Today marks the 500th anniversary of Luther’s pounding 95 indictments into the door of the Castle Church in Wittenberg, Germany. An Augustinian monk, Luther was converted to Christ on Paul’s confession in Romans “the just shall live by faith” thus renouncing Rome’s outrageous demands of works-salvation. A thousand years earlier, his theological mentor, Augustine of Hippo, found the same path, preserving Christianity through the Dark Ages.
Two historical giants wrote their memoirs using the same title: Confessions. The one, a reformed playboy; the other, a devout humanist. Though penned 1,358 years apart, both volumes are held up to history as the divergent paths men may choose in finding meaning and fulfillment.
Aurelius Augustine of Hippo (5th c. N African theologian) took the path of ‘coram deo’ – spiritual man, saved for God himself, living under his sovereign watchcare. Rousseau (18th c. Swiss philosopher) threaded his way through life guided by ‘coram natura’ – natural man being the end in himself, not God; that such a man is a “noble savage” who discovers life on his own terms.
Rousseau’s Confessions preach the humanistic ideal that man makes his own happiness, that his being happy is the end-all, be-all of human existence. His philosophy is the precursor to “if it feels good, do it” – a variation on the theme “I feel, therefore I am.”
The sad and inevitable conclusion to Rousseau’s journey of self-discovery – in his own words – is “the longing for happiness is never quenched in the heart of man.”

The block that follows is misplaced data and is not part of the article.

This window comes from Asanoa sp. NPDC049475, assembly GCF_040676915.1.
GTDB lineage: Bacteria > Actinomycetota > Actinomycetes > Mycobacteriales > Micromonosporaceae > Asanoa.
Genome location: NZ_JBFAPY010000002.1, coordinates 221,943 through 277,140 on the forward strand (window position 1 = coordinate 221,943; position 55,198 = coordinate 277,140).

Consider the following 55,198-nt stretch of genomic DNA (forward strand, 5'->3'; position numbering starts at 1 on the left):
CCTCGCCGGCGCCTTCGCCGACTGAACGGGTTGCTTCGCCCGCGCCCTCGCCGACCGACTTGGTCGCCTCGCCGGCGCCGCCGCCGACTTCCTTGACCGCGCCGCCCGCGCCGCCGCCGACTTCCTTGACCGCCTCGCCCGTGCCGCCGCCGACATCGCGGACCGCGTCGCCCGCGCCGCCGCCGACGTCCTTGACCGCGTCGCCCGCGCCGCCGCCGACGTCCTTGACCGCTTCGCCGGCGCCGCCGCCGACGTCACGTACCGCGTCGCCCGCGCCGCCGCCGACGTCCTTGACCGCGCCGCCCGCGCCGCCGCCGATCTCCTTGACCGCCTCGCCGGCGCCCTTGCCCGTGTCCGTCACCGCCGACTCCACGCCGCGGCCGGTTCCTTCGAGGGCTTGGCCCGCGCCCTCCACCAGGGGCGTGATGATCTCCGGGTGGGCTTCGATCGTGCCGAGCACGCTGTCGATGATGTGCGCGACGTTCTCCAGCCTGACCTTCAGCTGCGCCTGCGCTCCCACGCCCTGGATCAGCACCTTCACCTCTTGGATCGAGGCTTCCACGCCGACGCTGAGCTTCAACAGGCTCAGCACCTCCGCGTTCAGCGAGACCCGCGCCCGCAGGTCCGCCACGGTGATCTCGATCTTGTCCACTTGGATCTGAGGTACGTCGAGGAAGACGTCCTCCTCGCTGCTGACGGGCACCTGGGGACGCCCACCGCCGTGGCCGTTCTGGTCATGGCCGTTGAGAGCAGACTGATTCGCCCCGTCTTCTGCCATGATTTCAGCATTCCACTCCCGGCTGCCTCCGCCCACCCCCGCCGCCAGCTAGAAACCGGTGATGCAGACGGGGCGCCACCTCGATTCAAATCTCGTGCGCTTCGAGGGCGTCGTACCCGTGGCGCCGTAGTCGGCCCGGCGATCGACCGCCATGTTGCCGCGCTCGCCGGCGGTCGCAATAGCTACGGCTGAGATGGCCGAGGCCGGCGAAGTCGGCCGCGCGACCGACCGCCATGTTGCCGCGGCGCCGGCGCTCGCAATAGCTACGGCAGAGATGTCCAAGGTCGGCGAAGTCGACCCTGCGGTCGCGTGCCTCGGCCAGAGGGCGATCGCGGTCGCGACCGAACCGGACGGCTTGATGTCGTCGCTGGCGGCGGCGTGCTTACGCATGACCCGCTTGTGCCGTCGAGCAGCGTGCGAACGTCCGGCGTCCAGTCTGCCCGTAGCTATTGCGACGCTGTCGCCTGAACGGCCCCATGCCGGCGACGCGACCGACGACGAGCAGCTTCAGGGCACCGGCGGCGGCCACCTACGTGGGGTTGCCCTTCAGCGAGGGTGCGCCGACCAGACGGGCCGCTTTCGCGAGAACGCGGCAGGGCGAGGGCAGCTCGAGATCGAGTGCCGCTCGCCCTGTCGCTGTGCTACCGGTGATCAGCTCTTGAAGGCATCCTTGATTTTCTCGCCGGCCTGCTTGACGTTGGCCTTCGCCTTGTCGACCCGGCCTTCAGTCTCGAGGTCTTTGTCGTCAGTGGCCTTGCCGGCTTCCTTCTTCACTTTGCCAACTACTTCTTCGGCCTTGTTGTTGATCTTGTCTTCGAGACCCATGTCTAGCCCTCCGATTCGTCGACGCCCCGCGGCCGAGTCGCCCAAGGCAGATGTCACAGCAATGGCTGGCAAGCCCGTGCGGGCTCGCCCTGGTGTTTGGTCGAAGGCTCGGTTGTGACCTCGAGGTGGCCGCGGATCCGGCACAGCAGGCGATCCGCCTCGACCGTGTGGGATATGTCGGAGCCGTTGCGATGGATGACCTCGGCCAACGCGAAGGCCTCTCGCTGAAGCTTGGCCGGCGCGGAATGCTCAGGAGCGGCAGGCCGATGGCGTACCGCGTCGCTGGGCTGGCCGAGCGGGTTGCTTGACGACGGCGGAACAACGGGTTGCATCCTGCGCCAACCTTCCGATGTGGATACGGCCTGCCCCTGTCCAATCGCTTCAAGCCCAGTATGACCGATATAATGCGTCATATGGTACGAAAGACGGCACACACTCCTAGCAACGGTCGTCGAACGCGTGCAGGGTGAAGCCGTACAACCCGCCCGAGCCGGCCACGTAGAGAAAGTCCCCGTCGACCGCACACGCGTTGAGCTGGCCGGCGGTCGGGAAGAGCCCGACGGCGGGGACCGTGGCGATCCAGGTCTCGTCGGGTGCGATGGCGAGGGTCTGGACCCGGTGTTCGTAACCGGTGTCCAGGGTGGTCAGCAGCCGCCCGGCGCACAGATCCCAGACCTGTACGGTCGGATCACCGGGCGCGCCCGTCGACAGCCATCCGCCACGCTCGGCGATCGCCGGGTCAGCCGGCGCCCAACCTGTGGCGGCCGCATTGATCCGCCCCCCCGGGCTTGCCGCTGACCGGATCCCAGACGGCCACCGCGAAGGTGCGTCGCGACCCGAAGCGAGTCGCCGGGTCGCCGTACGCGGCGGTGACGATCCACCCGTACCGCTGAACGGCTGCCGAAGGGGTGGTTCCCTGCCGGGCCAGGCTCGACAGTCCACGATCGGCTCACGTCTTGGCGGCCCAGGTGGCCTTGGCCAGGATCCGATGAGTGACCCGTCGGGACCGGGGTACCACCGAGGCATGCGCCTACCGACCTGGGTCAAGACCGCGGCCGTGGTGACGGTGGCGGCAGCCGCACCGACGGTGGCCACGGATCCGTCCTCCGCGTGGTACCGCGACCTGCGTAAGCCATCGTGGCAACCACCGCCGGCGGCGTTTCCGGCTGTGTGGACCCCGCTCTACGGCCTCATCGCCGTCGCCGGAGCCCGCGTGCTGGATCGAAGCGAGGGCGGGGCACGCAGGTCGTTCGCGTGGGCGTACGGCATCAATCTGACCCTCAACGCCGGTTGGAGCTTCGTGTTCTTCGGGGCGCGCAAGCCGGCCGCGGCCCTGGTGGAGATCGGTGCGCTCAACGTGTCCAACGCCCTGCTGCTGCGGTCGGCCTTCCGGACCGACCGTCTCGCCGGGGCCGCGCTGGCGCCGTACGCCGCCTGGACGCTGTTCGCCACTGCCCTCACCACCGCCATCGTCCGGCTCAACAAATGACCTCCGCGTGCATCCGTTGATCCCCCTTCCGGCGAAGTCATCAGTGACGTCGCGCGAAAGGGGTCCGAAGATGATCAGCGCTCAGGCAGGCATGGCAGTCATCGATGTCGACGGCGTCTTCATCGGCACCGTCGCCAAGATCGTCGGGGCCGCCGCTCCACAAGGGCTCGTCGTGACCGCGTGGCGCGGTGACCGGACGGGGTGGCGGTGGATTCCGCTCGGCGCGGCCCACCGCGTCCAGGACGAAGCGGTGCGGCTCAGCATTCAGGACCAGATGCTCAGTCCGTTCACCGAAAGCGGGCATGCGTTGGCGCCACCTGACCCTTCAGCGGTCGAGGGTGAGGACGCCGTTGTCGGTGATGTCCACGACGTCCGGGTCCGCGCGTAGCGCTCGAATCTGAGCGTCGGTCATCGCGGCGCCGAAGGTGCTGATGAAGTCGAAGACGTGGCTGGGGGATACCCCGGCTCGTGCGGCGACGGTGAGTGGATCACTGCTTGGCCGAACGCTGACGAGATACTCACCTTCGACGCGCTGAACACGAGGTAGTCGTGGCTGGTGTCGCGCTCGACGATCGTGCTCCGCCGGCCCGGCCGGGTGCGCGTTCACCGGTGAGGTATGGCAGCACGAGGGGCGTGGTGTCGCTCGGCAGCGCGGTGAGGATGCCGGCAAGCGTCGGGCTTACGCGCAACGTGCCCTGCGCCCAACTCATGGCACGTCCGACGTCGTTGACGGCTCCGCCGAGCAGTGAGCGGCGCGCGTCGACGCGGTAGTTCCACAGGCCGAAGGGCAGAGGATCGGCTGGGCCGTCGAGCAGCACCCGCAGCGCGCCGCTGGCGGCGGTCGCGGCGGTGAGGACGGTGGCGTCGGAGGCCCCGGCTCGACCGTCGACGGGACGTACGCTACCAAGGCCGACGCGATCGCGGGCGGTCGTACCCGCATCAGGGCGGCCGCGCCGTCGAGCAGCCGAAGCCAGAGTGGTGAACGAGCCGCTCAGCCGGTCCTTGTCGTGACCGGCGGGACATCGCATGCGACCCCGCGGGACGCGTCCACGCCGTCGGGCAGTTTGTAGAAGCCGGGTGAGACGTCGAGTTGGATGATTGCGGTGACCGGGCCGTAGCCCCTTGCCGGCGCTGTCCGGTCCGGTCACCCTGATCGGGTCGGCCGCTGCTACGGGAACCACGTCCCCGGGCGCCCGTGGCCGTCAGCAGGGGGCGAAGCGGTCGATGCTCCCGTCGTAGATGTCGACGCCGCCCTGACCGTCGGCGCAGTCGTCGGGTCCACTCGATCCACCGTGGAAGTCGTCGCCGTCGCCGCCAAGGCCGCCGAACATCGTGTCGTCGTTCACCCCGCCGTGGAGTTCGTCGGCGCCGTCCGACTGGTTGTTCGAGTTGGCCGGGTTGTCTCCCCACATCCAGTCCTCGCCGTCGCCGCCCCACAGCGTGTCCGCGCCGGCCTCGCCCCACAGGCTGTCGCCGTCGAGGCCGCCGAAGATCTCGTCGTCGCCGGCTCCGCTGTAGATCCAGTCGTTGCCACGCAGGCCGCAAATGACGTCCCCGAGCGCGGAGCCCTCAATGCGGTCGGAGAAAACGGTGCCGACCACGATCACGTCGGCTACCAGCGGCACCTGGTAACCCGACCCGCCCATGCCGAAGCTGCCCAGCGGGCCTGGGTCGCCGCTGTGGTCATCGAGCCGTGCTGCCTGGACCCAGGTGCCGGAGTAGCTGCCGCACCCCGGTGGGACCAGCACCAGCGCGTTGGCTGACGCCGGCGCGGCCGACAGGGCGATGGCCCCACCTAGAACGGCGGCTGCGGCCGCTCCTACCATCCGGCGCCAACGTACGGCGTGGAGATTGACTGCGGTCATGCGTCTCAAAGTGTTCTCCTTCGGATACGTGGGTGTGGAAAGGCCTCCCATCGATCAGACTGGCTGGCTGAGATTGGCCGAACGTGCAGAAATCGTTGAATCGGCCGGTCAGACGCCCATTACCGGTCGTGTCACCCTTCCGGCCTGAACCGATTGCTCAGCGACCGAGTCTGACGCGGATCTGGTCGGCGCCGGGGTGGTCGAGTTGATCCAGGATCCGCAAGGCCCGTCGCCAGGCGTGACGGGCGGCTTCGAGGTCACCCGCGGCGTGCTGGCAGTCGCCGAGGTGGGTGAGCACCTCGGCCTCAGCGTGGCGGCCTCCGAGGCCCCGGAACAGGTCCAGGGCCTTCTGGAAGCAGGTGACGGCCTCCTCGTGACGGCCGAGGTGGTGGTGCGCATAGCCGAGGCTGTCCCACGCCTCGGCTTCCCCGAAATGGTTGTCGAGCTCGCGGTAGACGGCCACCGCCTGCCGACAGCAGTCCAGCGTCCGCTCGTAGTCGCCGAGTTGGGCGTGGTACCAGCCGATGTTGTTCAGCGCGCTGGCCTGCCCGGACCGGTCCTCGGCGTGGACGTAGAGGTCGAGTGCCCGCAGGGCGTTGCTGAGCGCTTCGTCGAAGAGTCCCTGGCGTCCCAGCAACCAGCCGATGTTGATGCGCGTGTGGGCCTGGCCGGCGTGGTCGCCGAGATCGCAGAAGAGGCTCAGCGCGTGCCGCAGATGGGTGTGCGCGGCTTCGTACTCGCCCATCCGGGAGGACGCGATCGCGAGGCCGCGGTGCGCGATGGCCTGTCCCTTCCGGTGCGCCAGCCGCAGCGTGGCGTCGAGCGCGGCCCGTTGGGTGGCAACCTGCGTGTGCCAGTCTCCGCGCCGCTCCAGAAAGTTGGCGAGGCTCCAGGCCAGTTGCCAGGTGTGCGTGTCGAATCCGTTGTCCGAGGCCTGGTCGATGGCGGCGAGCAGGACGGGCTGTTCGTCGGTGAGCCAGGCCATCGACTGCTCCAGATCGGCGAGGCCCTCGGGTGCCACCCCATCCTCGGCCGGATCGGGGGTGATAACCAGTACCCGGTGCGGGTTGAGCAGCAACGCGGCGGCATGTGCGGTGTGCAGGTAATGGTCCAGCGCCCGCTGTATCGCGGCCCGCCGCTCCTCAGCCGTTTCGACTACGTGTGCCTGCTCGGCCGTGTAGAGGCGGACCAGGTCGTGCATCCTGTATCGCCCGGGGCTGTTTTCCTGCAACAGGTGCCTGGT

Augustine is famous for the words, “God, give me sexual purity….but not yet!” Both men struggled with lust and thievery (Augustine’s pears and Rousseau’s pink ribbon) but only Augustine saw the truth that he stole and lusted because of original sin in which he stood condemned. Rousseau felt it was in himself to do better – but his pseudo-awakening led to more miseries and deeper castration from God. Augustine’s conversion led to his healing and reconciliation to God.
“Two roads diverged in the woods….”
Their conversions were also disparate: Augustine, in a garden, heard a child singing the words “take it up and read” and instinctively turned to Romans 13:14 and found instant salvation.
Rousseau came across a writing that posed the question “has advancements in science made our world worse or better?” He made it his life quest in that moment to pursue science as the end rather than a means to God, and testified he became a “new man” instantly; however, he lamented such a discovery never contributed to his soul’s happiness, but rather multiplied his miseries.
Hundreds of years later, Augustine’s legacy left its mark on a disillusioned monk. This monk, Martin Luther, disgusted with Rome’s insistence on self-salvation in the guise of religion, let his protest be heard through the ringing of hammer on nail.
I find it fascinating that one of the most monumental moves of God in church history found its touchstone on October 31st. Satan has hijacked that date for his own nefarious purposes – benign as they seem to more modern sensibilities – but two thousand years ago, the castle gates of hell were forever emblazoned with the eternal indictment of Christ and his nails: Doomed, doomed is Babylon the Great, and those who are joined to it!